Why do foster parents have to complete so much training?
Imagine that a child falls and breaks an arm and is taken to the hospital. The nurse gently assures the child that everything will be fine, because the child is now at the safe, clean hospital, where the child won’t break any more bones. The nurses and doctors don’t take an x-ray or do anything to set or heal the arm, but they are very warm and loving and supportive. When the child expresses discomfort, the doctors and nurses remind the child that the hospital is a safe place and the broken arm happened in the past.
How will the broken arm heal?
When we became foster parents, we thought we had a pretty good handle on this parenting thing. We had four biological children who were turning out pretty great. We knew that our hearts and home were big enough to bring in additional children and share the love and safety of our family. We attended the 33 hours of required training, feeling pretty smug about how much of that “basic” level parent training we already knew. Or did we?
Perhaps our confidence got in the way of us really listening to what the trainers were trying to teach us. Parenting children is a learning process for everyone, but parenting children who have experienced trauma, requires training! It requires so much more than relying on the methods of, “the way we were raised” or “parenting 101” articles from magazines in the pediatrician’s waiting room.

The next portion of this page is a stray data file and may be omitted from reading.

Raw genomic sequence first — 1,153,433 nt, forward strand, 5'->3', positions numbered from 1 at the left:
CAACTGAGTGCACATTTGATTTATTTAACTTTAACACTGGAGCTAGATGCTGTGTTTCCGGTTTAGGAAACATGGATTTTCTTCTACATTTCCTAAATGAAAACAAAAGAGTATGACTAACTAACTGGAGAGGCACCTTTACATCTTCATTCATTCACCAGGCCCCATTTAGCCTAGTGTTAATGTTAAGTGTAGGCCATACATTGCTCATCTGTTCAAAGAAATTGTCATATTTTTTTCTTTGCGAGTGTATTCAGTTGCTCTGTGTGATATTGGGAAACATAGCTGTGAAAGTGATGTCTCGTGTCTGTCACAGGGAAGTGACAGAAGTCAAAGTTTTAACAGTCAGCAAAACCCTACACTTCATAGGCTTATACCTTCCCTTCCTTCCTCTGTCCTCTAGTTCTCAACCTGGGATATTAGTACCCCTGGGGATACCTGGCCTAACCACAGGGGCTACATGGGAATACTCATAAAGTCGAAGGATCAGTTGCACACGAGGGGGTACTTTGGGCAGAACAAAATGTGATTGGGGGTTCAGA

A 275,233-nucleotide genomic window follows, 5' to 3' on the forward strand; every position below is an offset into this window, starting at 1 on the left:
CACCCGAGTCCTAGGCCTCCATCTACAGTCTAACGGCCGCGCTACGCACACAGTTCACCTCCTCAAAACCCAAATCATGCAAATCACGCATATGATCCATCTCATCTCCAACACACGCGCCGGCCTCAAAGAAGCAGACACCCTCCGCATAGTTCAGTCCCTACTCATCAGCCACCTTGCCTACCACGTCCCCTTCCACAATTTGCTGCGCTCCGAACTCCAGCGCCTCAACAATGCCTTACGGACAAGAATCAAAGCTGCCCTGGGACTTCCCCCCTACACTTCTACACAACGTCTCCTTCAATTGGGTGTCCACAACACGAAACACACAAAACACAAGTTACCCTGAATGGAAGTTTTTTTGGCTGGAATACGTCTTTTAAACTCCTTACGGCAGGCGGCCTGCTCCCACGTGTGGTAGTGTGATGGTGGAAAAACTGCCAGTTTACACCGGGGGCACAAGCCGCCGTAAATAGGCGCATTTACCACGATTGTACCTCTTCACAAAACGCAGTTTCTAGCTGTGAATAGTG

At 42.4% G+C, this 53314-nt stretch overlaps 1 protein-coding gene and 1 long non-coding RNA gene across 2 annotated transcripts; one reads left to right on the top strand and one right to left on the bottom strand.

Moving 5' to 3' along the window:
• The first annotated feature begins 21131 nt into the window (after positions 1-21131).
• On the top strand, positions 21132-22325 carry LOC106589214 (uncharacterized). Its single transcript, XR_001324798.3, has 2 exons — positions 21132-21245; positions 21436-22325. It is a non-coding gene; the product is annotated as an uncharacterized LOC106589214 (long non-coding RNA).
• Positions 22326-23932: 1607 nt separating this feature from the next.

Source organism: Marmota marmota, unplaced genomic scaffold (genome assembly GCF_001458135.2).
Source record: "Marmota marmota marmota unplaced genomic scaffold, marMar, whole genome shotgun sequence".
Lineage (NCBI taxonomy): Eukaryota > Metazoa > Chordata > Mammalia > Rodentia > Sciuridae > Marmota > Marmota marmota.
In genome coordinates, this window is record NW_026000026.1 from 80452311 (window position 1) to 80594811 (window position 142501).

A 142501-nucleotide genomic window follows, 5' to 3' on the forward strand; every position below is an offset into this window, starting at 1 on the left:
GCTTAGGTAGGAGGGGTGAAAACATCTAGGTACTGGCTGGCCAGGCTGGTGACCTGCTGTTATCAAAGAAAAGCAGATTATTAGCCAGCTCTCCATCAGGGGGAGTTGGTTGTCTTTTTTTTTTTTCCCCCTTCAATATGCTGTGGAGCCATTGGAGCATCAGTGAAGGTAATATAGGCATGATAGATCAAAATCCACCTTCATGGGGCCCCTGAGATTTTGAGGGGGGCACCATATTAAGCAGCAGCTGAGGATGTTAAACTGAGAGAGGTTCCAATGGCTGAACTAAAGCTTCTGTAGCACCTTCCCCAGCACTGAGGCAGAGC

Just like taking a child to a hospital for a broken arm requires skilled medical practitioners, children who have experienced trauma require skilled foster care providers and therapists. It is not enough to simply comfort them and explain that they are safe now. They have suffered the deepest broken hearts and broken trust. These don’t just heal on their own, even if the child is in a safe, warm, and loving place.
How will these broken hearts and trust heal?
Doctors and nurses have to study for years to learn to mend broken bodies; foster parents only have to take training for 15-30 hours. That simply isn’t enough training to learn the skills to heal a broken heart and broken trust. That is why there is so much on-going training required for foster families. It can feel burdensome to have to find babysitters and to block out the time for training classes. It can even feel like a waste of time because you already know everything the trainer is teaching, but do you really?
New research and techniques are always being developed. Many professions require annual on-going training to keep practitioners up to date on emerging innovations and best practices. Foster parents need the same thing. When we began foster parenting, Trauma Informed Care was just being researched. If that training had been available years ago, it could have completely changed the way we parented our children in foster care. Unfortunately, we might have just focused on the imposition of more required training hours and not really listened. However, now that we are ready to open our home to children in care, again, we are eager to learn all that we can to help mend these broken hearts. We have questions, our notebooks, and open minds. Bring on the training!